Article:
QC3 is one tech that uses multi voltage, so can increase the voltage at continuously variable amounts up to 12V, so these are even more regulated and constantly communicate with each other.
            There are some higher gauge longer charging cables that will charge without much loss, but most of the bargain long cables will charge slow.
            And with fast charge being a benefit these days, it is a feature most enjoy.

            The next step is PD charging, using Type C, that uses higher voltages also and is built to power more than 100W on a cable.
            Because they jump to higher voltages the actual wires are not much thicker.

          • Dr. Dan

            You are absolutely correct, Samsung cell phones such as the Note 5 have advanced battery charging technology that very carefully monitor input voltage.

            If the voltage drops below a set point with a low battery which should be accepting a fast charge the phone will drop the current until the voltage reaches the proper level to match the battery discharge state.

            In other words a battery that should be accepting 5.1 volts at 2.1 amps is only seeing 4.9 volts at 2.1 amps the charger switches to normal cable charging to prevent a fire.

            If you have a newer Samsung phone that accepts fast charging then this is very easy to prove. Just buy yourself a cheap cell phone charging cable at the 99 cent store plug it into a nearly discharged phone and you will see a notification pop up that says phone is CABLE CHARGING and it will give you and estimated time till the phone is charged.

            Now grab that heavy Samsung cable that came with your phone and plug it in. Something interesting will happen, the notification that comes up will now state CABLE FAST CHARGING and the estimated time will be cut in half.

            Samsung phones do this to prevent a fire from over heated charging cables not rated for fast charging.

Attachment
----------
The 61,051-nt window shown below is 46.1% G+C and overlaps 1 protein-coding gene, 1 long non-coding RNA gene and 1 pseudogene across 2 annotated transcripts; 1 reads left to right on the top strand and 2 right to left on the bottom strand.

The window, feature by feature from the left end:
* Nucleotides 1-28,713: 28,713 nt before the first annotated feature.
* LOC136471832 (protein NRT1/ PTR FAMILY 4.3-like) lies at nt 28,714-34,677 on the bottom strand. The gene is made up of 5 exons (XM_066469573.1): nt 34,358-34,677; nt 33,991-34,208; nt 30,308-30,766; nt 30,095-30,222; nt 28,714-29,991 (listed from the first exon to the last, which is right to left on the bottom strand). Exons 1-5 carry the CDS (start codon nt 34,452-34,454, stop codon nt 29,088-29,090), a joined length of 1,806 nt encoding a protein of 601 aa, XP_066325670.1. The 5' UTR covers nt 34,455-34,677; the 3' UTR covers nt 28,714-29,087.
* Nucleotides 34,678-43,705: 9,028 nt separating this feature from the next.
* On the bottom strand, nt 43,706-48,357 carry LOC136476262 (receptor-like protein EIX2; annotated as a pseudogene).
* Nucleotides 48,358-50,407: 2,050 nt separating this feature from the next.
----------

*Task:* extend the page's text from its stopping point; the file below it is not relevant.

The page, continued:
In other words a battery that should be accepting 5.1 volts at 2.1 amps is only seeing 4.9 volts at 2.1 amps the charger switches to normal cable charging to prevent a fire

            A lot of people commenting don’t seem to understand how to measure the electrical length of wire in a circuit. Mots people think a 4 foot charging cable is electrically 4 feet long. It’s not the total electrical length of the circuit is 8 feet long and likewise a 6 foot charging cable is electrically 12 feet long

      • Blett

        A few feet is not going to matter because they have pushed the amps up to 3amp and did nothing with the current so it has more push behind it so upping the wire size will allow more current. the distances that a charging cable is has no impact because they are short in general now if it was say 50ft or more then i could see distance being a problem.

    • Blett

      Dude I was thinking the same thing this guy has no clue what he talking about but the smaller the wire, the greater the resistance for any given length and I have yet to find a charging cable to get hot under charging. I mean we are talking about 5v and the 3amps is how its boosted to quick charge giving you 15 watts. I am a industrial electrician buy trade and an instrumentation tech for 15 years. I know it’s not the same thing as electronics but the amount of space you have to go to get any kind of significant voltage drop is way longer than any charging cable I have seen. His little chart of wire gauge was way off in my opinion too I mean 24awg is used in most communication and data transfer(think ethernet CAT5-CAT6 and that has 8 wires in it) that’s about the same size as most chargers and they only have 4 two for charging and two for data. Just think I can install a flow or pressure meter 300 to 400 feet away on a 16awg wire running a 24v loop powered signal with no degradation of signal or power and that is not even the max that the meter can go. I have seen them 600ft away from the DCS or PLC. Just think of it this way ampacity is pressure and current is flow so a bigger gauge will give you more flow and boosting to 3amps will give it more push.

      • if you want to compare electricity to water, amps is flow (gallons per minute) and volts is pressure.

        also data transfer can’t be compared to charging.

        there’s no opinion in voltage drop calculations… just google it there are lots of online voltage drop calculation tools

        I think the point is that there is more than twice voltage drop from going between 24 and 28 gauge wire. if the cable is several feet long that can bring the voltage down below what is needed to get the charger to work properly.